One of a book editor's easy tasks is finding out which subject areas spawn the most new books. This is accomplished by carefully observing which shelf of review copies sags the most - public affairs? biography? ancient history?
A harder but more rewarding task is discovering which books to recommend. After reading through several new volumes about Charles Darwin and the attempts of archaeologists and theorists to tie up the loose ends of his controversial theory, it's clear there are some outstanding finds this season.
One of the most important is The Mismeasure of Man (New York: W. W. Norton & Co., 325 pp., $14.95) by Stephen Jay Gould. In January it won its author, a Harvard biologist, a National Book Critics Circle Award, which follows last year's American Book Award for Gould's previous work, ''The Panda's Thumb.''
In ''The Mismeasure of Man'' Gould knocks some props from under biological data that give support to racism and other forms of injustice. One of the most presistent fallacies, he argues, is the idea that evolution has resulted in lower levels of intelligence in nonwhites than whites.
The reader may be in for surprises in this fascinating history of social science since Darwin. For example, Gould points out that until recently ''the larger size of white brains was an unquestioned 'fact' among white scientists.'' And he carefully documents how racial prejudice has unconsciously distorted the findings of top researchers over the last 100 years.
He also shows how their data have detrimentally affected not only racial attitudes but immigration quotas, the access of millions of white as well as black schoolchildren to higher education, and the treatment of criminals and those labeled mentally retarded.
In the penal area, for example, Gould cites the influence of ''criminal anthropology,'' a discipline that sprang from the work of 19th-century Italian physician Cesare Lombroso. Lombroso theorized that ''born criminals'' were throwbacks to an earlier, less developed link in an evolutionary chain, identifiable by their anatomical resemblances to apes. Though the theory is discredited today, its influence lingers. Gould says the main impact is on how the criminal is viewed:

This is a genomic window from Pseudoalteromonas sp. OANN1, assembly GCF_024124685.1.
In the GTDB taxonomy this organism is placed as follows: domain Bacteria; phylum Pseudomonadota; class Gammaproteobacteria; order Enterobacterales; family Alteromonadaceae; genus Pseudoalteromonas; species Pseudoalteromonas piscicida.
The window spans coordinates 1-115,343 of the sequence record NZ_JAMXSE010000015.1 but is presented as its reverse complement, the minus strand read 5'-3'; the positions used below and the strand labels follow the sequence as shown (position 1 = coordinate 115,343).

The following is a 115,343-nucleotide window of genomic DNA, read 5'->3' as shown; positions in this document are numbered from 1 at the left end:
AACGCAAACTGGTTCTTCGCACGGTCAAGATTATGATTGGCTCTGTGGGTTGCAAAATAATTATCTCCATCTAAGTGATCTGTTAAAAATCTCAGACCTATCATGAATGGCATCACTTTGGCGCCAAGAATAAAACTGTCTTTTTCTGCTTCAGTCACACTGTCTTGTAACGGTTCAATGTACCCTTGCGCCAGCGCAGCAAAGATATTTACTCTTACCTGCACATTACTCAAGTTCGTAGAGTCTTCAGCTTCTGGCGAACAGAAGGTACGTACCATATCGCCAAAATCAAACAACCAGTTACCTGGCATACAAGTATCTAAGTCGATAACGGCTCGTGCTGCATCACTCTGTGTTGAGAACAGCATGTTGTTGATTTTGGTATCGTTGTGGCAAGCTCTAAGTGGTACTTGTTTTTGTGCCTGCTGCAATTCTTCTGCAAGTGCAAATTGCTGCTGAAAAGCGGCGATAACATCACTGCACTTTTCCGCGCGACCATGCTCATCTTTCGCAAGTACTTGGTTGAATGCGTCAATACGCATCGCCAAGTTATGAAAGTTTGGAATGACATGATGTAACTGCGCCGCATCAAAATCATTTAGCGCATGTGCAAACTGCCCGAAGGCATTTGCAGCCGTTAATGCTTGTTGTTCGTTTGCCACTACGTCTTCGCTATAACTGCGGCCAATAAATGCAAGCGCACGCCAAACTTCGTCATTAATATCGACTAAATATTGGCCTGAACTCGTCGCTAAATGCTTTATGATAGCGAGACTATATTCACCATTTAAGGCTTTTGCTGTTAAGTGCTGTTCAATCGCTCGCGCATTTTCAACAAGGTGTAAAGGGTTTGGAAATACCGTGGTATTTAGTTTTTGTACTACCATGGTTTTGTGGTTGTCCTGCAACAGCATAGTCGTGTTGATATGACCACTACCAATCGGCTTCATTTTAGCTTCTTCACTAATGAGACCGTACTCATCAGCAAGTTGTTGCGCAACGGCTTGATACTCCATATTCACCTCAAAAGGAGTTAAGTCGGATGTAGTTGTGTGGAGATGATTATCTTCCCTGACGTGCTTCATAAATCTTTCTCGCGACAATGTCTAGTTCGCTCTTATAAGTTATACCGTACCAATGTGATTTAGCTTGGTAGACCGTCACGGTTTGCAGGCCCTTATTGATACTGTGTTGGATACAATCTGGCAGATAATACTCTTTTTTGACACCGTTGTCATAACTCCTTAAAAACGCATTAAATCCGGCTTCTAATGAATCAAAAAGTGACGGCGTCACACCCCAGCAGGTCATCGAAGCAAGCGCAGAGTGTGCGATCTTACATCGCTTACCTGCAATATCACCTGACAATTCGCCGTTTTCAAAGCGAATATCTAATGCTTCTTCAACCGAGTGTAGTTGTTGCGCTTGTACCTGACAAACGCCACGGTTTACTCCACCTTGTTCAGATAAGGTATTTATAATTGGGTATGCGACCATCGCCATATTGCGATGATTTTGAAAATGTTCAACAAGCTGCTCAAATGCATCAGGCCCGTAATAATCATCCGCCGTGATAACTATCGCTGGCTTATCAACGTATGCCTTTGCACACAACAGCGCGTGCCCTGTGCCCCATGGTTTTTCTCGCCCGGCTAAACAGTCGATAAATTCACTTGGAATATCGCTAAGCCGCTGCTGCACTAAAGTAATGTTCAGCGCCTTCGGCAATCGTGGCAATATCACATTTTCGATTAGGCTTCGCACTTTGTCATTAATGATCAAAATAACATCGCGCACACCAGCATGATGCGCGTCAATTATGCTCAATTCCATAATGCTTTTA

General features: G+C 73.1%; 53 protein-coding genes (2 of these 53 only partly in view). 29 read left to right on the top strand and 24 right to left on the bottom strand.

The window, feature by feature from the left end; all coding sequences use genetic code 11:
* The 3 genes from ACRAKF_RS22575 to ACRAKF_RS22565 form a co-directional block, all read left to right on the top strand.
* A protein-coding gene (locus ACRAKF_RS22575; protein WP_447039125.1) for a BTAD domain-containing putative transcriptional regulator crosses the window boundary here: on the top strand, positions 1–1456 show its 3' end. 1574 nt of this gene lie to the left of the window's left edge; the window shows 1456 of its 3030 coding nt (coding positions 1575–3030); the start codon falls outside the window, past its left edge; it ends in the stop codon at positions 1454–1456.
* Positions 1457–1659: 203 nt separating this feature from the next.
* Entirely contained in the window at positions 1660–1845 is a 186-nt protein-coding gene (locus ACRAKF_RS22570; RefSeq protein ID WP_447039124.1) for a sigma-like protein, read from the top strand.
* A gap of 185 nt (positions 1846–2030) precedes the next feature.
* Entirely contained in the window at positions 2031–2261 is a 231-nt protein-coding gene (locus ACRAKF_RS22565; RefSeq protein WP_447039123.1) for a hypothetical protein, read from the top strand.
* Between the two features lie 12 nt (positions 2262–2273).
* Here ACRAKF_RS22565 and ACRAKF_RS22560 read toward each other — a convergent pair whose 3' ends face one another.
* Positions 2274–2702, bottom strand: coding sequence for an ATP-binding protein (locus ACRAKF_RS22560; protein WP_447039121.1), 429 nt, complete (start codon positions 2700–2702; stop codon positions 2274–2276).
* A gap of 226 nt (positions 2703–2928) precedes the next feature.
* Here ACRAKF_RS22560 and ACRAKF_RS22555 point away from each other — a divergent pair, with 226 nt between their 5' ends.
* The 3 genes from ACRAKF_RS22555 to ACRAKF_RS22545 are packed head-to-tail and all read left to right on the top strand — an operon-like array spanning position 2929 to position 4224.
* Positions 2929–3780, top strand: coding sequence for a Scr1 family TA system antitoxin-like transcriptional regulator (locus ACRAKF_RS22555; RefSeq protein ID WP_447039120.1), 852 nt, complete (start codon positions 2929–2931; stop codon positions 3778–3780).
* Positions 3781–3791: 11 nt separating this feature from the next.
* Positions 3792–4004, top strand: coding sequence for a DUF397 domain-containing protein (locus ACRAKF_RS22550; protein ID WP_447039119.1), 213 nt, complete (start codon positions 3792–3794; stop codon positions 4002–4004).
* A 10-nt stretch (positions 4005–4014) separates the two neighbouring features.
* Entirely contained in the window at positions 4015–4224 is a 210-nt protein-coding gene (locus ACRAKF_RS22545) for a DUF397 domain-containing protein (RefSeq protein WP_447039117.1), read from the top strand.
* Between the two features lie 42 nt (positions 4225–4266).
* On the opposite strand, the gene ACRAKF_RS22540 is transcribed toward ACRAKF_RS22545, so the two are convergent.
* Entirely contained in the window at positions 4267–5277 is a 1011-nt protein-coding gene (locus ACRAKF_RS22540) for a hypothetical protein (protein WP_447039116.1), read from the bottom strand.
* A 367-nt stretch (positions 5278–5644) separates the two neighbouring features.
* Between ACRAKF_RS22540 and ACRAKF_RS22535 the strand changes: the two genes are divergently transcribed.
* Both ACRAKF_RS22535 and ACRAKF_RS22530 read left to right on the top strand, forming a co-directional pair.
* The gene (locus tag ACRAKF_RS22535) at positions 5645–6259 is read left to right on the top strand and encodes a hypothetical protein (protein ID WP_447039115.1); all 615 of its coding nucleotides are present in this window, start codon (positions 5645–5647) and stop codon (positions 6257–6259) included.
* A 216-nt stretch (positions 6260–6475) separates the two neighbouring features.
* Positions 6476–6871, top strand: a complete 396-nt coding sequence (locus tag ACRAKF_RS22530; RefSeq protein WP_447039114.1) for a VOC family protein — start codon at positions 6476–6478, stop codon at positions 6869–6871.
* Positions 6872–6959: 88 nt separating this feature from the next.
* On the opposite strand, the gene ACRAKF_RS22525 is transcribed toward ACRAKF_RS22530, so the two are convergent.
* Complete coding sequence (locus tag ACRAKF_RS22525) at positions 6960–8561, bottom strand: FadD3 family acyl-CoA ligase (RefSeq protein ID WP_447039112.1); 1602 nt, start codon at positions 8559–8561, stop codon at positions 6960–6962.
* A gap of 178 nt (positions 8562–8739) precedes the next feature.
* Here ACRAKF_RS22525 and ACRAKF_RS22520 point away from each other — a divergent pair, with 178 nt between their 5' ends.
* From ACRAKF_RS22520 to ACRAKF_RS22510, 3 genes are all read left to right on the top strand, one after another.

''To understand crime, study the criminal, not his rearing, not his education , not the current predicament that might have inspired his theft or pillage. . . .
''Few people realize,'' he continues, ''that our modern apparatus of parole, early release, and indeterminate sentencing stems in part from Lombroso's campaign for differential treatment of born and occasional criminals.'' Indeterminate sentences, he notes, are still used to sequester the dangerous. ''. . . George Jackson, author of 'Soledad Brother,' died under Lombroso's legacy, trying to escape after 11 years (8 1/2 in solitary) of an indeterminate one-year-to-life sentence for stealing $70 from a gas station.''
Gould thinks the social scientists have put too much faith in numbers and too much weight on a single concept, ''intelligence,'' which really only summarizes the ''wondrously complex and multifaceted set of human capabilities. . . . Once intelligence becomes an entity, standard procedures of science virtually dictate that a location and physical substrate be sought for it,'' he continues. Then the tendency is to measure and rank individuals using ''a single number for each person.''
The man who devised the IQ scale, 19th-century French anthropologist Alfred Binet, had no such aim in mind. He used it exclusively to determine which children in the school system needed special help. Binet wrote that ''intellectual qualities are not superposable, and therefore cannot be measured as linear surfaces are measured.''